(Also, in what universe do you lower the bridge before you can actually see the train. Isn’t this meant to be a fortress?)


Aqua’s verdict: Train Wreck

Lemme let you in on a little secret: I hate Attack on Titan. Not because it’s popular, I hate Attack on Titan because it’s everything I don’t want out of my entertainment. Dour, melodramatic, pointlessly violent, misanthropic, and most of all, far less clever and awesome than it thinks it is. It’s almost pathetic in its desperate attempts to rile up crowds of grim ‘n’ gritty wannabe badasses who can’t be emotionally invested in anything unless it involves people screaming and being eaten alive. Unfortunately, Attack on Titan is also really, really popular, for some inexplicable reason, so it was only a matter of time before rip-offs would start rearing their ugly heads. And who better fitted to rip off Attack on Titan than the very same people who made it?

That’s right, ladies and gentlemen, Tetsuro Araki, the Zack Snyder of anime, is once again in the director’s chair, and you can take that comparison at face value. Like Snyder, Araki’s style is inversely proportional to his substance, consistently delivering shows with top-notch art design, cinematic quality, stunning action and absolutely zero redeeming value whatsoever. Kabaneri is a laughably grimdark affair, riddled with more senseless suffering and poor decision-making than the average episode of Game of Thrones, with some deus ex machina thrown in for good measure alongside anime’s very favourite trope, people explaining things to each other that they all already know. Its characters mask their frankly ridiculous incompetence and plot-mandated thickness with incessant screaming, warbling, crying and death rattling. It’s such an utterly ghastly affair that the token quirky girl character – usually about as welcome in these kinds of anime as a drunk racist uncle on a children’s party – actually becomes the most entertaining thing in the entire show, simply because she seems to be the only person in the entire universe familiar with the concept of fun.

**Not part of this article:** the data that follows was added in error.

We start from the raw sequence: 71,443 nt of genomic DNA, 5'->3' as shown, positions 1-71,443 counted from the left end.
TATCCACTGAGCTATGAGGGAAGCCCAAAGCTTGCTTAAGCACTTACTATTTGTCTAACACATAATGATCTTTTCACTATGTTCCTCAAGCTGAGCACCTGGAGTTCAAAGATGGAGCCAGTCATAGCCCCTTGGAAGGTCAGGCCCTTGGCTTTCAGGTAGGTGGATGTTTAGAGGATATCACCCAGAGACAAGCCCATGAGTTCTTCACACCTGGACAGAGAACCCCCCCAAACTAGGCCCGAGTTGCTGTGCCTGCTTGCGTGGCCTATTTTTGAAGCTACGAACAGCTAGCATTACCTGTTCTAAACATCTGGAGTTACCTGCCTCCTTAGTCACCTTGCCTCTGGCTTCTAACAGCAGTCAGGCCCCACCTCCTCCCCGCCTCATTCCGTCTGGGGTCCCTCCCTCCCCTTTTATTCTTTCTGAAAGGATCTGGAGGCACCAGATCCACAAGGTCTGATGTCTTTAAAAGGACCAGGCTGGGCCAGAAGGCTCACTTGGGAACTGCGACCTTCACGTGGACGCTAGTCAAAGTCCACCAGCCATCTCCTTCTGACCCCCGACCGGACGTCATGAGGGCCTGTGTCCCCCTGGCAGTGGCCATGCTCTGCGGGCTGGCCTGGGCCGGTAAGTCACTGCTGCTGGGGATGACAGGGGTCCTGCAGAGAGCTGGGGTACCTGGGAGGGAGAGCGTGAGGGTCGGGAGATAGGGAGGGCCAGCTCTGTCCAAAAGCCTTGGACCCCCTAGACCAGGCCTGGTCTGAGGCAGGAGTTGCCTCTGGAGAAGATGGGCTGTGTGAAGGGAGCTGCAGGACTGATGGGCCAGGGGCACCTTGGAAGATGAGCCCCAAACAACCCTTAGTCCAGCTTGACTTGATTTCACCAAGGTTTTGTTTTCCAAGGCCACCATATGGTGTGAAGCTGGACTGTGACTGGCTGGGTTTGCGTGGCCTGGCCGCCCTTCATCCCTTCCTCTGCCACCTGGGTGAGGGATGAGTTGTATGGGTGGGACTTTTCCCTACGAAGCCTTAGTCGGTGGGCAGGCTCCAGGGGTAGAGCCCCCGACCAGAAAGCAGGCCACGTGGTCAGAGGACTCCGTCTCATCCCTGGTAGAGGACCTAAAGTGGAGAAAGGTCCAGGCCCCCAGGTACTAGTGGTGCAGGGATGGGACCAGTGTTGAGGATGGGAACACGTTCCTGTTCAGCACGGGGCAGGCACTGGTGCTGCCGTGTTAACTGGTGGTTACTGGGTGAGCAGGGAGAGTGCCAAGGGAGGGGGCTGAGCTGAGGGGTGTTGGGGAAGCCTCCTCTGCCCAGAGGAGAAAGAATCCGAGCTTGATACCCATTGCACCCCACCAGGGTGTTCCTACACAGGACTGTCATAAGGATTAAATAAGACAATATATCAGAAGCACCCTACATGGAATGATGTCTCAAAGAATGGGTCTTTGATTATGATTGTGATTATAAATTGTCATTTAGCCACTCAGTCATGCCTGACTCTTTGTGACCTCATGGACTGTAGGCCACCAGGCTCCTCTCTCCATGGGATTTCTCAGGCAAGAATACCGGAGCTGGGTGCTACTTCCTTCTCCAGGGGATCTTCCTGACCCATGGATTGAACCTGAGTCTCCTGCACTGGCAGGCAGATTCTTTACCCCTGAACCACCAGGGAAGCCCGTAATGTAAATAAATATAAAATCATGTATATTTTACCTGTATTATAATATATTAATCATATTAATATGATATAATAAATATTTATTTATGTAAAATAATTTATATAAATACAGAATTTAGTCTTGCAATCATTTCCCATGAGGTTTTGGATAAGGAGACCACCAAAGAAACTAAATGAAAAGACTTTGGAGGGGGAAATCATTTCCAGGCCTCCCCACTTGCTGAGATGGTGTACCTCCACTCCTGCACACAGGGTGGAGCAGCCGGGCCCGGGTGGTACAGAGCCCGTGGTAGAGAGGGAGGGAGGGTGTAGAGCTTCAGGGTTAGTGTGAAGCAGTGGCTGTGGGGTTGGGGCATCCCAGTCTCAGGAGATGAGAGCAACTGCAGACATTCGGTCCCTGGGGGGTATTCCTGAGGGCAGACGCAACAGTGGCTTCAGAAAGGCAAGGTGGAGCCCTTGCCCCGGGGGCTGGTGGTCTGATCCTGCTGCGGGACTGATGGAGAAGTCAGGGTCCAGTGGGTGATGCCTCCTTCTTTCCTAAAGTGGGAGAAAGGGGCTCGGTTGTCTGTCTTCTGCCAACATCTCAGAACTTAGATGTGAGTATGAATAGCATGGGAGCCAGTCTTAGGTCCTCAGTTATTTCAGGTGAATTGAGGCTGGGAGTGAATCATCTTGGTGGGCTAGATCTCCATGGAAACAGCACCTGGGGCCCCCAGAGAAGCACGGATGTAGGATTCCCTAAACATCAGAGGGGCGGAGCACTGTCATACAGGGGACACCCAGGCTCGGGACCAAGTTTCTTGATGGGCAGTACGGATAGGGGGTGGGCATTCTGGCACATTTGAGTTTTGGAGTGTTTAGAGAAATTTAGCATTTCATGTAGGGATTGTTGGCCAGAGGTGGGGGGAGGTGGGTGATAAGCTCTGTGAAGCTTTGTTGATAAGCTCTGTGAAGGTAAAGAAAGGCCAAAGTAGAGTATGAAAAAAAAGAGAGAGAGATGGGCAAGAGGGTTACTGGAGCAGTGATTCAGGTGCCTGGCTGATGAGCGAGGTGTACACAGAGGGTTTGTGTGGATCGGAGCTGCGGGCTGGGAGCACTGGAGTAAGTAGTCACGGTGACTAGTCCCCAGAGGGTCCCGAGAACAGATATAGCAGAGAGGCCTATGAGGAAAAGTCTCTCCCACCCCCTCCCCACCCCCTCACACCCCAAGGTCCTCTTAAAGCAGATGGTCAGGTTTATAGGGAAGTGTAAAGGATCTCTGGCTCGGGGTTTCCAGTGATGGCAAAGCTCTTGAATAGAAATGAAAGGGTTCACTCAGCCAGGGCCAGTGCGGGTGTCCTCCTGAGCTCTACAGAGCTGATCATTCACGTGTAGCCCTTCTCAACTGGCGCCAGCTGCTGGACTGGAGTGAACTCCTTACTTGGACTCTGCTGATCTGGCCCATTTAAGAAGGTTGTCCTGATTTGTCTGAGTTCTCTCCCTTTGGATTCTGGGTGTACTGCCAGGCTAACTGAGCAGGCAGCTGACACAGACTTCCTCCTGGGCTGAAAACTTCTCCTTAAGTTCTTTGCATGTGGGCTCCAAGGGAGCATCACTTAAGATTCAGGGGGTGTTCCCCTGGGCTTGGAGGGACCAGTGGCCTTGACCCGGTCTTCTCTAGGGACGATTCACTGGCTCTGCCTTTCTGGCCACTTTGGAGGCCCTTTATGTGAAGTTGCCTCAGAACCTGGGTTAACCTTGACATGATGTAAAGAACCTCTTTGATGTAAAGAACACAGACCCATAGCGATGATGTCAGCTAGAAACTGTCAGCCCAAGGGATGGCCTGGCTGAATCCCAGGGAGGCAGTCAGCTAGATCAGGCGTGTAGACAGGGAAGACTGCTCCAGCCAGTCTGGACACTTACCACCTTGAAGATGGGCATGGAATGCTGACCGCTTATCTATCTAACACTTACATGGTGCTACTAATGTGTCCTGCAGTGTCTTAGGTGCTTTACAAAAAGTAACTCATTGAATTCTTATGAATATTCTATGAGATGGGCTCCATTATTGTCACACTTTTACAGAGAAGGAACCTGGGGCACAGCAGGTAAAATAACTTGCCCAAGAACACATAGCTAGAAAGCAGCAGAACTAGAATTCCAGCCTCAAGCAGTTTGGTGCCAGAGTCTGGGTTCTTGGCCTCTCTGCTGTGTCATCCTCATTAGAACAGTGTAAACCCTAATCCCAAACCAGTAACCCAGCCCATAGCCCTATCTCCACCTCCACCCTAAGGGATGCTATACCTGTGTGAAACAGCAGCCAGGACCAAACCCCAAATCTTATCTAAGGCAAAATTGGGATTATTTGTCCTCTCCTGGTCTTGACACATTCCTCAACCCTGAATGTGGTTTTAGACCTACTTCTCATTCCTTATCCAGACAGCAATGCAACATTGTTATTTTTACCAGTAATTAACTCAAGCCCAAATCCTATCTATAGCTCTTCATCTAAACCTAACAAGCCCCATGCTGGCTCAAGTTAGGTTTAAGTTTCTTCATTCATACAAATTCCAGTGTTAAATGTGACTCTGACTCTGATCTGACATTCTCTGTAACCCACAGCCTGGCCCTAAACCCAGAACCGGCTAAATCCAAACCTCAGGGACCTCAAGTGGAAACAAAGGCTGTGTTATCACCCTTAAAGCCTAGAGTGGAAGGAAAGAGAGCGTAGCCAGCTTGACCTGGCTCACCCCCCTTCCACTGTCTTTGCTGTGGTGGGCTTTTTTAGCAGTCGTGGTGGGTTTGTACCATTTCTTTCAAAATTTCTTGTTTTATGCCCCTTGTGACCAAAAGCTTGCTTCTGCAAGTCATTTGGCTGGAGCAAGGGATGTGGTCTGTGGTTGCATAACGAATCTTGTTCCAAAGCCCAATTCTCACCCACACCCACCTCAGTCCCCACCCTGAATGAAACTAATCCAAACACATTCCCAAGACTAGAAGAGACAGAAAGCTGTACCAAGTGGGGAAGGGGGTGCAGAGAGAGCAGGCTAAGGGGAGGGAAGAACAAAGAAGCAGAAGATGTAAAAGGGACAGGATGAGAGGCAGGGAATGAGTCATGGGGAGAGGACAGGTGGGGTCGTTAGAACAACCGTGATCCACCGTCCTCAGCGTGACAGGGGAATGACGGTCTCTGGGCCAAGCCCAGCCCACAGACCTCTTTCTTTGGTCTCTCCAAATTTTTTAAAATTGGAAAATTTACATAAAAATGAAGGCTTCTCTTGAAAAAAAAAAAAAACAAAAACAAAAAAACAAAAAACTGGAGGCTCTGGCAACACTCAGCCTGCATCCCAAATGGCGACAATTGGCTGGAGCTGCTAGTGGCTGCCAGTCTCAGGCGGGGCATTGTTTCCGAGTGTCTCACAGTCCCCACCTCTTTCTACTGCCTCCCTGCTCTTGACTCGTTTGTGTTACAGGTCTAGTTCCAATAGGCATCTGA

Does that mean that Kabaneri of the Iron Fortress isn’t fun? Hell no. It’s a riot. I don’t think I’ve laughed at anything as much as at the train only barely missing the bridge being drawn back, resulting in it somehow flipping hundreds of feet into the air, over the wall and exploding like it had a dozen nukes on board. Or at Ikoma somehow managing to cure himself from a zombie bite through steampunk auto-erotic asphyxiation – try and top that, Batman! Or at Mumei staring at an innocent man being put down like a rabid animal while inexplicably tooting a party horn. Yet it’s oddly telling that one of the sole entertaining things in this operatic, frenzied, grandiloquent orgy of everything everyone has ever found cool is a humble party horn. A knickknack worth less than a single dollar that somehow manages to be more endearing than this bland bluster will ever be, just by going “toot”.